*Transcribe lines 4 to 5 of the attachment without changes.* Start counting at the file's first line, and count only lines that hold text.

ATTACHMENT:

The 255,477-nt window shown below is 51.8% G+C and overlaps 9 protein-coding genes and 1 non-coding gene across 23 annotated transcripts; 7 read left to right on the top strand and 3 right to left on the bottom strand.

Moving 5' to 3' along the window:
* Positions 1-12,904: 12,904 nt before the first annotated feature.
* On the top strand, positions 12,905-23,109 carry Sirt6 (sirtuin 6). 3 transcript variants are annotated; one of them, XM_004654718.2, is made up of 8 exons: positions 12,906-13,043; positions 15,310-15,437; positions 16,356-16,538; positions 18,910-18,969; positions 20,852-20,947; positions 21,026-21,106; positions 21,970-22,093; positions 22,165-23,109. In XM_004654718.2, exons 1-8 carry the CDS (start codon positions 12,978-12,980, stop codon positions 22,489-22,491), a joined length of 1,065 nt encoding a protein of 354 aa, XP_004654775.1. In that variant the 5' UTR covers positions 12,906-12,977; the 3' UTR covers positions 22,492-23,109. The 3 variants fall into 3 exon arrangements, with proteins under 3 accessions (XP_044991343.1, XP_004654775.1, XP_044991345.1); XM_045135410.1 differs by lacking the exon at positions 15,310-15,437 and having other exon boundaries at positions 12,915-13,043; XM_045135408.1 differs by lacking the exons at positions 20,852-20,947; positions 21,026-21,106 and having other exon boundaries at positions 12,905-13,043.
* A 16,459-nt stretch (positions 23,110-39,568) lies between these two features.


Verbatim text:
* On the top strand, positions 12,905-23,109 carry Sirt6 (sirtuin 6). 3 transcript variants are annotated; one of them, XM_004654718.2, is made up of 8 exons: positions 12,906-13,043; positions 15,310-15,437; positions 16,356-16,538; positions 18,910-18,969; positions 20,852-20,947; positions 21,026-21,106; positions 21,970-22,093; positions 22,165-23,109. In XM_004654718.2, exons 1-8 carry the CDS (start codon positions 12,978-12,980, stop codon positions 22,489-22,491), a joined length of 1,065 nt encoding a protein of 354 aa, XP_004654775.1. In that variant the 5' UTR covers positions 12,906-12,977; the 3' UTR covers positions 22,492-23,109. The 3 variants fall into 3 exon arrangements, with proteins under 3 accessions (XP_044991343.1, XP_004654775.1, XP_044991345.1); XM_045135410.1 differs by lacking the exon at positions 15,310-15,437 and having other exon boundaries at positions 12,915-13,043; XM_045135408.1 differs by lacking the exons at positions 20,852-20,947; positions 21,026-21,106 and having other exon boundaries at positions 12,905-13,043.
* A 16,459-nt stretch (positions 23,110-39,568) lies between these two features.